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Hands-on: Samsung Galaxy Camera 2

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January 11, 2014

Gizmag goes hands-on with the Samsung Galaxy Camera 2

Gizmag goes hands-on with the Samsung Galaxy Camera 2

Image Gallery (7 images)

When the original Samsung Galaxy Camera was released, it was very different to anything else on the market. It boasted 3G/4G connectivity and ran Android, at a time when most cameras lacked Wi-Fi. So, while at CES 2014, we were keen to get out hands on its successor, the Galaxy Camera 2, and see how the latest smart compact compares.

The first thing you notice about the Galaxy Camera 2 is that it looks much better than the original. It will come in black or white, and uses the same sort of faux leather and metallic trim as the Note 3 (Samsung does like its pleather at the moment). This means it looks more like the mid-range camera it wants to be, rather than the bizarre love-child of phone and camera. It also feels pretty good in the hand, though as previously, it's bigger than we'd like for a compact, and its form has clearly been dictated by its 4.8-inch touchscreen.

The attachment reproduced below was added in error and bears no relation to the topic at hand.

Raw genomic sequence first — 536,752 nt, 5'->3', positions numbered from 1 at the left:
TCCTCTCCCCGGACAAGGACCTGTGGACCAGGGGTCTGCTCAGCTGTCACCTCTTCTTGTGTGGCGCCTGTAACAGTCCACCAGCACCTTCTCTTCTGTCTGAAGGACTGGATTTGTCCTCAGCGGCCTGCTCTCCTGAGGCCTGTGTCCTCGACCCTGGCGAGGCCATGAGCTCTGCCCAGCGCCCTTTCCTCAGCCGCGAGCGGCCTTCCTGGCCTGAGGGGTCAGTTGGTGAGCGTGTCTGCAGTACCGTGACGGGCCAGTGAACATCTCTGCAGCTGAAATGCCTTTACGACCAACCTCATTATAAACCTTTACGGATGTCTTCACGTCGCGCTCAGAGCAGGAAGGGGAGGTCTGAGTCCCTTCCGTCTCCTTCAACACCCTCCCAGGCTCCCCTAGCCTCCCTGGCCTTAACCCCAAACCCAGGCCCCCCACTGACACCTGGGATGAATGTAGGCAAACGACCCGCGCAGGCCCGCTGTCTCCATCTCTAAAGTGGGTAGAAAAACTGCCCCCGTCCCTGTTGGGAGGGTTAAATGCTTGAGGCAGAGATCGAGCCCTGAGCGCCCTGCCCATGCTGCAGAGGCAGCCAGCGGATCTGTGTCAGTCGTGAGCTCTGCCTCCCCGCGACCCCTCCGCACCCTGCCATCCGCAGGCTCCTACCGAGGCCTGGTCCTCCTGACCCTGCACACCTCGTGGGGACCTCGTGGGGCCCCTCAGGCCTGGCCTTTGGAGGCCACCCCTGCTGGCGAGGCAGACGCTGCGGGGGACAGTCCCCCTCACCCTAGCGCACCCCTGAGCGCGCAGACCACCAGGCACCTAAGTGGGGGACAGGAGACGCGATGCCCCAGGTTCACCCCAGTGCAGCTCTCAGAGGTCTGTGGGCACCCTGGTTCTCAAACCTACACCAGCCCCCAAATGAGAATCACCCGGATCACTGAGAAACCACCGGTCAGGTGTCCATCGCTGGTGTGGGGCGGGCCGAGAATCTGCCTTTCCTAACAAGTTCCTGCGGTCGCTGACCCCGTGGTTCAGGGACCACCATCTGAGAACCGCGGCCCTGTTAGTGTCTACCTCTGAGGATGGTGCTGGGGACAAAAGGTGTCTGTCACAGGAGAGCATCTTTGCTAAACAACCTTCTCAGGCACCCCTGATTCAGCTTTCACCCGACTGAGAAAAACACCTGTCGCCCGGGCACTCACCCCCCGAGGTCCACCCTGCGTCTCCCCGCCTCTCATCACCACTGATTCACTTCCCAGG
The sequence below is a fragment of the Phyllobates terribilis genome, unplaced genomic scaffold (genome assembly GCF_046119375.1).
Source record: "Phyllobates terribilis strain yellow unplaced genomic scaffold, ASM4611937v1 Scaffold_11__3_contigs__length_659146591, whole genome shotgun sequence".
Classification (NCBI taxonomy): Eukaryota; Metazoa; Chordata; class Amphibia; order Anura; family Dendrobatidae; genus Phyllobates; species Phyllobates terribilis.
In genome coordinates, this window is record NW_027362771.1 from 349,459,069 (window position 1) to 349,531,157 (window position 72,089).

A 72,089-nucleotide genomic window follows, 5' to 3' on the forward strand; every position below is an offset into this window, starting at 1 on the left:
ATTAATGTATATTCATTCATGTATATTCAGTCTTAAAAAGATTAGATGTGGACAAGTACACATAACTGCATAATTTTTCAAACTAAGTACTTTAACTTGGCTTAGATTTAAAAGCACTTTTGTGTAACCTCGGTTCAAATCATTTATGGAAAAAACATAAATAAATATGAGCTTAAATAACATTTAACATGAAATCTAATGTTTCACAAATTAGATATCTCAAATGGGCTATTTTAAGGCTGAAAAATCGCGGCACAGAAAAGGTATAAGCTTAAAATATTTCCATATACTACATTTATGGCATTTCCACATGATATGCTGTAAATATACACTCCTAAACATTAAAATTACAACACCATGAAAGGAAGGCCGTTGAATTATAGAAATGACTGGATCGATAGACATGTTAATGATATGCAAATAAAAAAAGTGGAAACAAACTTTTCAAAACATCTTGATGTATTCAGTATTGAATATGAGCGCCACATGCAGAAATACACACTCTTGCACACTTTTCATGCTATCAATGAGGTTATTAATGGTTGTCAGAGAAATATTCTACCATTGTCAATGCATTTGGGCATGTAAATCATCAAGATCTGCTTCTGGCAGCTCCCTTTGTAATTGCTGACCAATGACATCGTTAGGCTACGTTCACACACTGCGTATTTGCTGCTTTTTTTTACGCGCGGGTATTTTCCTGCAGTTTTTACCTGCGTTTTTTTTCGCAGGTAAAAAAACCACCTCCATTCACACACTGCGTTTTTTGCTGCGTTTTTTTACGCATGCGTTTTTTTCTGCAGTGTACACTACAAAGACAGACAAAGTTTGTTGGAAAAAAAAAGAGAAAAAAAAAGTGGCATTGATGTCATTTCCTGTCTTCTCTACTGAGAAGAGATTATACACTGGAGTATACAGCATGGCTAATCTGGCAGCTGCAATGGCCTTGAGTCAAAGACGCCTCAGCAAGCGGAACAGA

In our brief thumbing session, the camera's 1.6 GHz Quad-Core and 2 GB of RAM seemed to keep things running nice and slickly. The camera runs Android 4.3 (Jelly Bean) with the TouchWiz UI, so it has the new home screen style with more permanent widgets, and is generally less like stock Android. Obviously our few minutes with the camera weren't long enough to test the extended battery life.

The Samsung Galaxy Camera 2 runs Android 4.3 (Jelly Bean) with the TouchWiz UI

While we didn't get the chance to walk away with files from the Galaxy Camera 2 to look at in detail on our computers, we'd guess image quality is pretty much on a par with the original. To our disappointment, the camera still only has a 16-megapixel 1/2.3 inch (6.2 x 4.6 mm) sensor. Though bigger than those in most smartphones, it's only comparable with budget compact cameras, and as such so will be image quality.

Personally we'd have liked to see a bigger sensor, even it that was at the cost of the zoom – which arguably loses some usefulness with its maximum variable aperture reaching F5.9 at the zoom end anyway. However, maybe Samsung sees the 21x optical zoom as the distinguishing feature between this and its phones, and a draw for smartphone photographers who want something more.

The camera interface on the Samsung Galaxy Camera 2

There's also the fact Samsung has only announced a Wi-Fi version of the Galaxy Camera 2, while the first also came in 3G/4G variants. In our review, we found the ability to share images from anywhere was the most compelling feature of the original, so it would be a shame if a 3G/4G option wasn't there this time around. However, maybe most people just weren't willing to shell out for an additional data plan when they already had a smartphone in their pockets, and with NFC, pairing with smart devices for remote shooting and sharing of images is easier this time around.